Photo Courtesy of Shiloh Justice
Internships are a big part of Wakefield and Wake County schools as a whole. They are a way for students to participate in jobs they are interested in. It gives them hands-on experiences of working in that field. These internships also reflect highly upon them in the long run when applying to colleges and universities. Internships help students realize their career path, be that in their specific internship or in the realization that this job is not for them.There are many students who have had internships in a variety of businesses during their junior or senior year as a replacement for their fourth period.
Having an internship is very much like having a job in the sense that students have to find a willing business and reach out to them themselves. Wakefield does have businesses that they would recommend, but communication and execution of the internship is left up to the student.
“I have placed students when I first started this role and they didn’t take it very seriously. That is a bad reflection on me and the school,” Career Development Coordinator and Internship Supervisor Sarah Joyner said.
Ownership and responsibility are some of the first lessons learned and they serve as a sign to Joyner that the student is not only dedicated and motivated but also trustworthy when leaving campus and representing Wakefield at local businesses.
Senior Lee Ostadi took part in an internship at a local physical therapy office. Ostadi went in thinking being a PT would be an exciting place but it ended up not being what he expected.
“I wanted to be a doctor, so I thought that physical therapy would be a good start; but now after I have done my internship I know that I don’t want to be a doctor,” Ostadi said.
Ostadi did say he got a lot of hands-on experience and that it added to his high school experience. Internships prove to be a great way to try out potential careers so that students are better equipped to make decisions about their future. They can illuminate or completely change one’s path of employment.
“To me and to them [the student] it is still a win because now you are not going to go into college and major in something that you don’t want to do for the rest of your life,” said Joyner.
According to the Washington Post, only 27% of college graduates have jobs related to their degrees. An internship can increase that number by giving the student hands-on experience, skills, and connections.
Senior Emma Wallace describes her internship with BioGen Pharmaceutical Manufacturing Company during the summer as somewhat of a transition.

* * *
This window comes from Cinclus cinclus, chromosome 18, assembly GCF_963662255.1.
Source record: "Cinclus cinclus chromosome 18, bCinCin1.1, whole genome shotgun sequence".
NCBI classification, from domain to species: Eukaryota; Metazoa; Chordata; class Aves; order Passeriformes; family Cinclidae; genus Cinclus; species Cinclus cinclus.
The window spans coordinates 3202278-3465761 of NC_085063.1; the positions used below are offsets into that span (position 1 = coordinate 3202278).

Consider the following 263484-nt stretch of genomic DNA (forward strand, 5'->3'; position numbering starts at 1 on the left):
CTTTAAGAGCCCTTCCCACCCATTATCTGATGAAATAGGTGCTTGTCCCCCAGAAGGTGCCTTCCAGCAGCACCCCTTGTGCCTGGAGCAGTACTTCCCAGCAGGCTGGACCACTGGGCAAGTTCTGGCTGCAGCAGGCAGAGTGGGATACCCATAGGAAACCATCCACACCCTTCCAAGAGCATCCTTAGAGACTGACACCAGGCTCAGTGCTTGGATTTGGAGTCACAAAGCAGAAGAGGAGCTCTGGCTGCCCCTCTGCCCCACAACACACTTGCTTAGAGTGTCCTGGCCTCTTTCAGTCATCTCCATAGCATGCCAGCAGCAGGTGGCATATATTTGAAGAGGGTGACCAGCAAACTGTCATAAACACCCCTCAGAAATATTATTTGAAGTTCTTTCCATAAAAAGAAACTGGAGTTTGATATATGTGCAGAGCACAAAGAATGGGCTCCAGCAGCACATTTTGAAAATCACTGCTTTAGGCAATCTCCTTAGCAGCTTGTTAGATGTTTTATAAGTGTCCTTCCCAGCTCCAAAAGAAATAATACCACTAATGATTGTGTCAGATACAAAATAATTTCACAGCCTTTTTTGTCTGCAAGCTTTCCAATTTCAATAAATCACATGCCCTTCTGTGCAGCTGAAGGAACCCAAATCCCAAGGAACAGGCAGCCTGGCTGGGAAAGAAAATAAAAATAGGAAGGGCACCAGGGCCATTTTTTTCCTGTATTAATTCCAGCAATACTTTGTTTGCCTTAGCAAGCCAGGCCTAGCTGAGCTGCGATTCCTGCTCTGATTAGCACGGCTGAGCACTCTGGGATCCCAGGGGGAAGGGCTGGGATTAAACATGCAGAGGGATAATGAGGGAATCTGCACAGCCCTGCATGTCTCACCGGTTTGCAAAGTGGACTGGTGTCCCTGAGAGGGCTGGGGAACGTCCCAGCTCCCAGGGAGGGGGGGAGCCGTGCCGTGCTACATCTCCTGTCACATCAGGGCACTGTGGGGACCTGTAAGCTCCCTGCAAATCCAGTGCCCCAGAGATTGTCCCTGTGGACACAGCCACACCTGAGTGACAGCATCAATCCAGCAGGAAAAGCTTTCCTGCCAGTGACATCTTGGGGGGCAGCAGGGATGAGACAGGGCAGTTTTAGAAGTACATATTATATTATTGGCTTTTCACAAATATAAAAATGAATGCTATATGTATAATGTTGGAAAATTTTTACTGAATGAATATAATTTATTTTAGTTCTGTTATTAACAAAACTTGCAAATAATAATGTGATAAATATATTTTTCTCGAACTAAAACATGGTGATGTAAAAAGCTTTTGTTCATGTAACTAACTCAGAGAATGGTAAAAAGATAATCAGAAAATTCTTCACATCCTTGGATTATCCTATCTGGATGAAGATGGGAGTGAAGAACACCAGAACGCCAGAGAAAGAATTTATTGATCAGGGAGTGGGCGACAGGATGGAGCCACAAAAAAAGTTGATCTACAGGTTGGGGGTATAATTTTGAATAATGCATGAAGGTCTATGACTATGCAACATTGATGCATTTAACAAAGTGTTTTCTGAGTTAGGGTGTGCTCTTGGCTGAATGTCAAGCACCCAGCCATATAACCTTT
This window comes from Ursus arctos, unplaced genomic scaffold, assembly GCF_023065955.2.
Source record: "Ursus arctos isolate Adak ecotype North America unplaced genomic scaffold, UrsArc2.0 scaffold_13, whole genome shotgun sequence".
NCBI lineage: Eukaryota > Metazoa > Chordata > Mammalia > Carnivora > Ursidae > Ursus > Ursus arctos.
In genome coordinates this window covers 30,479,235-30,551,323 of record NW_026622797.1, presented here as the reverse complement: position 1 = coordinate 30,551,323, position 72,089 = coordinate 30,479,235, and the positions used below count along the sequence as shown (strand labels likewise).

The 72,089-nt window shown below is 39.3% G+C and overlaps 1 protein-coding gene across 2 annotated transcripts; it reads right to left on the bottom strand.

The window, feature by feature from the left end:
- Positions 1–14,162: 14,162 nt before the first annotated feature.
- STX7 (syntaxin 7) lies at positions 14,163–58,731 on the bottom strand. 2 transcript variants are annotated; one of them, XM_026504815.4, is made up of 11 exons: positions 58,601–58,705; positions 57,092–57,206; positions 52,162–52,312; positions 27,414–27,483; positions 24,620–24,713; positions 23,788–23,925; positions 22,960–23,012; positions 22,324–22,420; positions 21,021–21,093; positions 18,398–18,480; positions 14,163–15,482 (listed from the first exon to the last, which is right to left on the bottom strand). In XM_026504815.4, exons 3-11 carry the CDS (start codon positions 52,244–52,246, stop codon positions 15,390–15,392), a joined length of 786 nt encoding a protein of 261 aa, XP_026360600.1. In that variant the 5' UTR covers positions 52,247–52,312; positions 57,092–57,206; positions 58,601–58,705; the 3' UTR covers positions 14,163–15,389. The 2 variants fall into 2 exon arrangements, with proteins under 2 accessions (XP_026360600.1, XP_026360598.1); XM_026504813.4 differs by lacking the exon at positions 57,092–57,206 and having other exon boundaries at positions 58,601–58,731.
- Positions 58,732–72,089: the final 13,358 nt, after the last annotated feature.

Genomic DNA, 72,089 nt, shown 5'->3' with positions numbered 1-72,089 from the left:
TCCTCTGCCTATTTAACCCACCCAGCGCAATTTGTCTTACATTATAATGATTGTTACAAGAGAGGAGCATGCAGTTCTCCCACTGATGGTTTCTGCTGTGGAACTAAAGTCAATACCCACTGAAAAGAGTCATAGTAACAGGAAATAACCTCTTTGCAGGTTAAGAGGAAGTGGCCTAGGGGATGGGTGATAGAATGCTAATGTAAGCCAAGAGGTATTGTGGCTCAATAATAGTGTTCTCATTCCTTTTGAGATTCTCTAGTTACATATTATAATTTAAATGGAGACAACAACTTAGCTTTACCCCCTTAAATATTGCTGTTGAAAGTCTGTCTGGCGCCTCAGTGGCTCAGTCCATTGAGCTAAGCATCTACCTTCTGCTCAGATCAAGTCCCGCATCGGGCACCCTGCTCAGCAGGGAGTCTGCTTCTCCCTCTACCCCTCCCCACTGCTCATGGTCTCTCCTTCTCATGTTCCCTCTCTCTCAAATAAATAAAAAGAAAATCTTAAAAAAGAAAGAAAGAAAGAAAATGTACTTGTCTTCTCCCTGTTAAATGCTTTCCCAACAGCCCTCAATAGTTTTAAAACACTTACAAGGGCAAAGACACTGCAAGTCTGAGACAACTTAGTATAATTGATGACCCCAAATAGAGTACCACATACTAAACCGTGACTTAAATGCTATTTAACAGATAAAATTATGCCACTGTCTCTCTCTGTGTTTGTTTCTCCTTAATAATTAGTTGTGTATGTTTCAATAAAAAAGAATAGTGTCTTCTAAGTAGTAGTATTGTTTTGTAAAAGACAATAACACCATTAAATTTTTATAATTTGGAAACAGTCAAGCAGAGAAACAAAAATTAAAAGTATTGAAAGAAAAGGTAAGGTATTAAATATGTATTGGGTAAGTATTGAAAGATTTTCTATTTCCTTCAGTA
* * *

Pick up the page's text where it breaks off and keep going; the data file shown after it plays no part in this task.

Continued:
“It was more advanced than a high school lab and you definitely had to know what you were doing but at the same time, if you made a mistake there were safeguards in place,” Wallace said. “They didn’t just completely leave you on your own but they had high expectations for everyone there.”
An internship is akin to an introduction to the working world. With that comes the accountability and reliability of the student with the internship but the flexibility to make mistakes and learn from them. Wallace’s experience made her more passionate for what she want to pursue in the future.
There are students who love their internships and others who decide it wasn’t for them, but there are also those who get a more refined and polished look at what they want to career they want . Much like senior Laura Oakley who interned at Wakefield Elementary School.
“During junior year I said I wanted to be a teacher, but now I have a less naive understanding of what it really takes to teach. I definitely see myself doing it in the future and now I know that I want to teach elementary school level because of my internship,” Oakley said.
Internships here at Wakefield are not just a free period but another place to learn and grow. No matter what your interest is, there is always a place where you can lean life skills for the future, be that an internship here or in college. Mrs. Joyner sums up perfectly why internships are a great opportunity for anyone.
“For those who participate, I think they leave here with a better understanding of what they want to do once they get to college,” Joyner said. “I wish that every single student had one, but I definitely think that they have made positive impacts on those students take part in the program.”